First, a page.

Recent and upcoming guest conducting engagements include appearances with the New Jersey, Indianapolis, Vancouver, Utah, Pacific, Colorado, Nashville, San Diego, Santa Barbara, Edmonton, Alabama, Tucson and Kansas City symphonies, the Florida and Louisville Orchestras, the National Arts Centre Orchestra in Ottawa and the Buffalo, Calgary and Oklahoma Philharmonics. Mr. Lockington's summer festival activities include appearances at the Grand Teton, Colorado Music, Interlochen, Chautauqua and Eastern Music festivals.

David Lockington began his career as a cellist and was the Principal with the National Youth Orchestra of Great Britain for two years. After completing his Bachelor of Arts degree at the University of Cambridge, where he was a choral scholar, Mr. Lockington came to the United States on a scholarship to Yale University where he received his Master's degree in cello performance and studied conducting with Otto Werner Mueller. He was a member of the New Haven Symphony Orchestra and served as assistant principal cellist with the Denver Symphony Orchestra for three years before turning to conducting.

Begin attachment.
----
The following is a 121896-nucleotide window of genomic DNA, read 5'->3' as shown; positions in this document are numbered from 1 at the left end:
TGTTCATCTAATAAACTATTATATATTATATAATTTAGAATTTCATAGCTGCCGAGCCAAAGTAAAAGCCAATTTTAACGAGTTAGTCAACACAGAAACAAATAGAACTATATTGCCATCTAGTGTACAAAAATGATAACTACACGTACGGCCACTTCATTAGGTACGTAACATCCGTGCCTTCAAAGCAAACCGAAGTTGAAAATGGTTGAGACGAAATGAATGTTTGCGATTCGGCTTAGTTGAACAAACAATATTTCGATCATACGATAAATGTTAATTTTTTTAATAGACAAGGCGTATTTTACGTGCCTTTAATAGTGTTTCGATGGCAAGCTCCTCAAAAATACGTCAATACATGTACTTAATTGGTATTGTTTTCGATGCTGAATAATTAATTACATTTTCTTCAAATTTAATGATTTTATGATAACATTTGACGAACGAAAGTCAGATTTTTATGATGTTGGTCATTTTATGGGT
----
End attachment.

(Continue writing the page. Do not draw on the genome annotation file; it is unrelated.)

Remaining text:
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Matthew Ennis, saxophone

Praised for his ability to remain musical, poetic, and profound while navigating the challenges of contemporary music, saxophonist Matt Ennis’ career encompasses solo, chamber and symphonic performances, blending programs of avant-garde contemporary saxophone works with re-interpreted baroque and classical transcriptions. Matt is an active symphonic player and solo player, with recent performances in Los Angeles, San Diego, Phoenix, South Florida, Chicago, New York, and Paris, and he has worked and recorded under the direction of several distinguished composers including Alan Silvestri, John Williams, John Corigliano, Thomas Ades, and many more.

Matt completed his Doctor of Music Arts degree in Saxophone Performance at the University of Southern California, where he studied with renowned saxophonist James Rotter. It was during this time that he was a finalist and winner of numerous international solo competitions including the Hennings-Fischer Young Artist’ Competition in Burbank, California and the Olga Koussevitsky Young Artists’ Competition in New York, New York.